In a concise, yet comprehensive article, Financial Times gave a good overview of digital bonds – what they are, the benefits they offer, and what it might take to bring them into the mainstream. With many banks showing interest in issuing bonds on the blockchain, this is an asset class that appears poised for take-off, if issues hindering its development can be resolved.

According to the article, advocates for integrating blockchain into traditional financial markets like the technology for its efficiency and cost savings benefits. Financial Times quotes BlackRock CEO Larry Fink as having “heralded the use of blockchain for tokenising traditional asset classes as the ‘next generation’ for financial markets”.

Faster and cheaper

The article explains that blockchain allows for automatic recording and updating of information such as the asset’s ownership, transaction history, and regulatory requirements, effectively cutting the amount of manual work that needs to be done by back and middle-office staff. It also allows for a significant reduction in settlement time – instead of taking two or three days, money can typically be transferred to the issuer immediately once the bond has been priced.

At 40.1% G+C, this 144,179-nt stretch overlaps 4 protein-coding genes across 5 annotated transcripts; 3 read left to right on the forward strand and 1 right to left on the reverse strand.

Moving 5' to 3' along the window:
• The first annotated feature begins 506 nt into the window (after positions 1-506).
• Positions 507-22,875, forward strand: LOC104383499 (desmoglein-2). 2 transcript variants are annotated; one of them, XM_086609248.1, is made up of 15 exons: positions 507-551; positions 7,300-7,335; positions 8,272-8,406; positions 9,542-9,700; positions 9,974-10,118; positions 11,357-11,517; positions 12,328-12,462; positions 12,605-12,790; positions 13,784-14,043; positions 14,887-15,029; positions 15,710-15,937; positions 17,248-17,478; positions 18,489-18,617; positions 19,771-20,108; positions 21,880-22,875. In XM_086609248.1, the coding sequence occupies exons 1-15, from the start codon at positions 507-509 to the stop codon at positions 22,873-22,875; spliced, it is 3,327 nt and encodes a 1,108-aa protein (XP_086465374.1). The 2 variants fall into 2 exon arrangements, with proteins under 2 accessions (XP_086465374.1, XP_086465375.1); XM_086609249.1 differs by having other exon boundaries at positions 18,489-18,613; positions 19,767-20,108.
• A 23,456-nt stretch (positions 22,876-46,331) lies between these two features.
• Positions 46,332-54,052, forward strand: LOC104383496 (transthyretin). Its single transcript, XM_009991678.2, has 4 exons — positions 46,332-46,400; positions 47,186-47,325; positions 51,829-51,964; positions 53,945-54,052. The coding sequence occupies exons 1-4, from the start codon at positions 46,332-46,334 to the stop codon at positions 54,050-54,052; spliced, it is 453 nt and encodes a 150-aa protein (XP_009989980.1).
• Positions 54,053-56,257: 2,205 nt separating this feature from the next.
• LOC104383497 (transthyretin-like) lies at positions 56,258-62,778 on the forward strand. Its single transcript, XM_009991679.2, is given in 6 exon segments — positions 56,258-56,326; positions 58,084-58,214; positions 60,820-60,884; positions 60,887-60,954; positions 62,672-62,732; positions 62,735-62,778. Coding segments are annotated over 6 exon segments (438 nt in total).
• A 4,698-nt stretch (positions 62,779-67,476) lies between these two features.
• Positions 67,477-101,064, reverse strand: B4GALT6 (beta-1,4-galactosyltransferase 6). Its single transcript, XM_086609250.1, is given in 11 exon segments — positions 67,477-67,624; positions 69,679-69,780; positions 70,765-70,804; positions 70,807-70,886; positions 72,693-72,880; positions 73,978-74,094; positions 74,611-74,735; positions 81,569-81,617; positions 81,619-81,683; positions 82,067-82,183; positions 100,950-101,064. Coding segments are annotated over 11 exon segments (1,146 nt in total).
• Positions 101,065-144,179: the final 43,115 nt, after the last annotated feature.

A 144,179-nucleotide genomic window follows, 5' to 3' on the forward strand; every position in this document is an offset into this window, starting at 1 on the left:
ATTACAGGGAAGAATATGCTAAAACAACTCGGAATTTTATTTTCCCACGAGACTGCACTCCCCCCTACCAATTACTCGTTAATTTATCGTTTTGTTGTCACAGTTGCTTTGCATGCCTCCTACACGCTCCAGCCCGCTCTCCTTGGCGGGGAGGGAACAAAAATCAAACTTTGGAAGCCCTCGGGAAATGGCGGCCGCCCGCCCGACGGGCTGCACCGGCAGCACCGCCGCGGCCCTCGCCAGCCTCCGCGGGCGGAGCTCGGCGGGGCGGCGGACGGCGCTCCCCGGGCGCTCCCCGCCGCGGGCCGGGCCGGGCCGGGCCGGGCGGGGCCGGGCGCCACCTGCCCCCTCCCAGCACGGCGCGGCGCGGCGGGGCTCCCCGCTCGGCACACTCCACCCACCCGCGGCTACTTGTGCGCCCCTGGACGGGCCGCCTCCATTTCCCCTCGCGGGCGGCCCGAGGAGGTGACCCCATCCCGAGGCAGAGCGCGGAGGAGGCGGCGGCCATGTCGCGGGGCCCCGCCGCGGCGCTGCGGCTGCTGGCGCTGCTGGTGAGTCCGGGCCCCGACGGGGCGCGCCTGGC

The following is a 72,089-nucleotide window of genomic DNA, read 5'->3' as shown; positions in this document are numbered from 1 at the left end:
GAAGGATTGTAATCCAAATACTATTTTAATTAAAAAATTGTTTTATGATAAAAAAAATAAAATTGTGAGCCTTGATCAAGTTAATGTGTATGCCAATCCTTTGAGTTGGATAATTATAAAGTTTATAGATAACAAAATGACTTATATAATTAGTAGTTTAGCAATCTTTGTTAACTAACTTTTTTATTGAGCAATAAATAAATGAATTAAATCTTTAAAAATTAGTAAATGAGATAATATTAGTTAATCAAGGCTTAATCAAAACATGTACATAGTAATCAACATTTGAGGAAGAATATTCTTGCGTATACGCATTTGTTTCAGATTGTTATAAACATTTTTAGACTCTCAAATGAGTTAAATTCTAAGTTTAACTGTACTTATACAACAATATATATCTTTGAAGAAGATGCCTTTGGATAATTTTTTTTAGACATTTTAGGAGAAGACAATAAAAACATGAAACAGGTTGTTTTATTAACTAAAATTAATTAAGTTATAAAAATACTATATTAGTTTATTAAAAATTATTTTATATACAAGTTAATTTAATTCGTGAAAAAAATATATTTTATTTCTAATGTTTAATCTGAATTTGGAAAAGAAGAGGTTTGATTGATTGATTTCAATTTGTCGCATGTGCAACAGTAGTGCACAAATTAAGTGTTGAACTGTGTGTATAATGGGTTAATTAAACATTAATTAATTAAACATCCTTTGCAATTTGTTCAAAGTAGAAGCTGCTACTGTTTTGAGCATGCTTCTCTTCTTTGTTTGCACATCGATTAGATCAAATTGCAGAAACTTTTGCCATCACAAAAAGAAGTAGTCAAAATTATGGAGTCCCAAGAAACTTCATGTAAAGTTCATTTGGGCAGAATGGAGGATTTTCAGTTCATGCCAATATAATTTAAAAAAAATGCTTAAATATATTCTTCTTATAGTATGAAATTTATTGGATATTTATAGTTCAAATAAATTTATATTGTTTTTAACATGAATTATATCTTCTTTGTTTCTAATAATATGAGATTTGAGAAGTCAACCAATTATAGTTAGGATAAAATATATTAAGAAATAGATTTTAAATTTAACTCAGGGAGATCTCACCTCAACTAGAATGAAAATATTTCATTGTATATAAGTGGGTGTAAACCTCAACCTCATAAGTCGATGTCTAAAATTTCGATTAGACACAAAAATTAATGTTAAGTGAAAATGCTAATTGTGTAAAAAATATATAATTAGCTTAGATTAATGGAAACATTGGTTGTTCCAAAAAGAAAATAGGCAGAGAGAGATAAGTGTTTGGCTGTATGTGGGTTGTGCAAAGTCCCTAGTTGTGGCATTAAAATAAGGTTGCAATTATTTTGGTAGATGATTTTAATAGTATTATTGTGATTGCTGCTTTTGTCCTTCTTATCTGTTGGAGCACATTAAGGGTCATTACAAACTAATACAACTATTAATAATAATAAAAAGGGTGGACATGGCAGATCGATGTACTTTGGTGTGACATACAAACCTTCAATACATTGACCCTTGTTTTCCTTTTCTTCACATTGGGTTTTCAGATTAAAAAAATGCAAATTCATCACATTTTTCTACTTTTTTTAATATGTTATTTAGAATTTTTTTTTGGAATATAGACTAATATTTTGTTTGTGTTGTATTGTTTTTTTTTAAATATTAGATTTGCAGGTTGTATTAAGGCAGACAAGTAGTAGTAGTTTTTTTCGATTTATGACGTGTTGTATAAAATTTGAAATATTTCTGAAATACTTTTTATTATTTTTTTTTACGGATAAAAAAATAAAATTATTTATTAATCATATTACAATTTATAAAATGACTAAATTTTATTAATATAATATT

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Some banks that have issued digital bonds include the European Investment Bank, UBS, the World Bank, and Spain’s Santander bank. The European Investment Bank is a leader in the space (see this full-session video with its expert Olivier Chapiteau from our sister conference Treasury 360°); it has four bonds on the blockchain, one of which is a two-year £50 million bond.

Waiting for take-off

Despite the interest, Financial Times reports that ”digital debt volumes remain a tiny part of the vast global debt market”. Numbers from S&P Global Ratings recorded USD500 million issued in digital bonds from the beginning of the year to 12 September, compared to the USD6.3 trillion in US bonds measured by the Securities Industry and Financial Markets Association within the same period.

The article concludes that the asset class cannot take off unless technological infrastructure is in place, and there is confidence in the market. David Newns, head of SIX Digital Exchange tells Financial Times, “The whole digital securities world in the institutional space is one that requires construction – it’s a building project.”